Unexpired insurance happens because businesses pay a lot of insurance in advance. Say that on January 1, you prepay the auto insurance on your company vehicles for the next six months. At the end of April, you'll have four months of expired insurance payments and two months of unexpired insurance.
When you prepay insurance, you record it in your accounts as an asset. Every month, some of that insurance expires, so you write down the asset and record an insurance expense. The amount that remains at the end of the month is your unexpired insurance.
Prepayment for insurance is a normal part of both business and private life. If you do not pay an insurance premium, your insurer may decide to cancel your policy, which could be disastrous. Paying in advance avoids that risk.
This applies to most of the insurance you pay as a business owner, such as property, liability, auto, workers' compensation and health coverage for employees and yourself. All of these usually get paid in advance.
This creates a special situation in accounting, though. When you buy a new printer or an office chair, there's a straight exchange of cash for assets. If you pay for, say, July's insurance in April, you're buying an asset that doesn't yet exist.
For an insurance expense example, imagine that when you start your business on November 1, you pay for an errors and omissions insurance policy for $840, covering the entire coming 12 months at $70/month.
To make an unexpired insurance journal entry, you record it in your accounting journal as a prepaid asset: $840 in the prepaid insurance asset account. You also make an $840 credit to the cash account.
When December rolls around, you've used up one month of insurance with 11 months to go, so you make a new unexpired insurance journal entry. The prepaid insurance account drops to $770 and you debit insurance expense by $70.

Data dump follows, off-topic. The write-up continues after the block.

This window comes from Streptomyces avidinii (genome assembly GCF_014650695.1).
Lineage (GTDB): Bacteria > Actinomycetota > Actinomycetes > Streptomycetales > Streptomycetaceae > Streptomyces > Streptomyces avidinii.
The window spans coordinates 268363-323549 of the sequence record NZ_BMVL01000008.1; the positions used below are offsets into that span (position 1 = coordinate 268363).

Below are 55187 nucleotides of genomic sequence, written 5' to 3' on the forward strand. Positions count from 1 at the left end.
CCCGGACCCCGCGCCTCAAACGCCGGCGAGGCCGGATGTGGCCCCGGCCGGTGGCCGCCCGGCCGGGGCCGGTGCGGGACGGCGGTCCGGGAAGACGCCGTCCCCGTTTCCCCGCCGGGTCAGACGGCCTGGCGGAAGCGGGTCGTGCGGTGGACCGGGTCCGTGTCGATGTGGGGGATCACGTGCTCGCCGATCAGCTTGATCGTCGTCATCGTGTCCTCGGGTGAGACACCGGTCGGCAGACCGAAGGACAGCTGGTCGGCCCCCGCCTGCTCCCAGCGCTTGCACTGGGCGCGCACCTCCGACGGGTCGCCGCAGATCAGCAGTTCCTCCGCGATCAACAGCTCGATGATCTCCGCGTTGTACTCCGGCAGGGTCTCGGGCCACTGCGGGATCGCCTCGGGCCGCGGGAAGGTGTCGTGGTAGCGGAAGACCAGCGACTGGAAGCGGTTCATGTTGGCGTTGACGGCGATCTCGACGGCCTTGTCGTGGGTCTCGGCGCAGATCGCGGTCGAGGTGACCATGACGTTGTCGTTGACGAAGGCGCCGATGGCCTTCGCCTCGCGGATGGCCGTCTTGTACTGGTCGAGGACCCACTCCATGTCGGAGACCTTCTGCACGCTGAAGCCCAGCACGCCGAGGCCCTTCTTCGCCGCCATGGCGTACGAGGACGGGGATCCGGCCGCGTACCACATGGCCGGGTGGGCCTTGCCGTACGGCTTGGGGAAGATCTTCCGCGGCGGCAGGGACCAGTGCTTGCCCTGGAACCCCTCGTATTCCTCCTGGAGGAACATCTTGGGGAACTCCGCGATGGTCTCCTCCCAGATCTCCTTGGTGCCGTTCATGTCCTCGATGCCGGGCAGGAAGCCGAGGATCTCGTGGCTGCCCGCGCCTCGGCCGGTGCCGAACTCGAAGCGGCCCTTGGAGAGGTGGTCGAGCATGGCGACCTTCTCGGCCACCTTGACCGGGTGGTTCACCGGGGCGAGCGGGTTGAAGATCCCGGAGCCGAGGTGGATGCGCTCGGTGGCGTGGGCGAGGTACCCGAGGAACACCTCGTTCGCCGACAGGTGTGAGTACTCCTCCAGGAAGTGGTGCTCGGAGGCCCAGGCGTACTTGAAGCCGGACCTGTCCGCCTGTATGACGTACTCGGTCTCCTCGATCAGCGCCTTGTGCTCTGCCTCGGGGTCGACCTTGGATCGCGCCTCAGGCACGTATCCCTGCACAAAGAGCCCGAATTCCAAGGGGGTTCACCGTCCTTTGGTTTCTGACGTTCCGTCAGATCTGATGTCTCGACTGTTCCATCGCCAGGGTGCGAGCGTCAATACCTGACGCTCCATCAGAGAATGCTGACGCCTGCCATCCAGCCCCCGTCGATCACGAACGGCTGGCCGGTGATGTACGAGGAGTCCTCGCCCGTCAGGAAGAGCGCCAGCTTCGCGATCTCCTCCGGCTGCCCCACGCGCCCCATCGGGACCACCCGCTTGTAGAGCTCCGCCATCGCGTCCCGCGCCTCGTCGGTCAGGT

You also report unexpired insurance in your financial statement. Amounts are based on the unexpired insurance journal entry for the end of the reporting period when you make up your statements.
On the income statement, you report the amount of insurance that expired during the period as an expense. In the insurance expense example above, the income statement for the end of the year would include two months of insurance premiums equal to $140 total.
On the balance sheet for the end of the year, you'd still have 10 months of unexpired insurance to report. You record unexpired insurance in this financial statement as an asset. With $700 worth of unexpired insurance, you'd report a $700 prepaid insurance asset.
The insurance expense example is only one of the possible prepaid expenses with which you may deal in business. It's common to prepay rent as well, for instance. You'd follow the same approach for unexpired rent as you do for insurance: Report the unexpired portion as an asset and shift that to expenses as you use it up.
You may run across a prepaid expense situation where the amount you're prepaying is relatively small. Rather than go to the trouble of making an unexpired expense or unexpired insurance journal entry, simply record the small prepaid expense as an expense from the start. You can do this with larger prepayments when the unexpired amount has dwindled to insignificance.
How small do unexpired expenses have to be? This is a judgment call. What's important is that you treat all unexpired expenses the same way. Your company should lay down a formal accounting policy establishing the cutoff point so you can be consistent.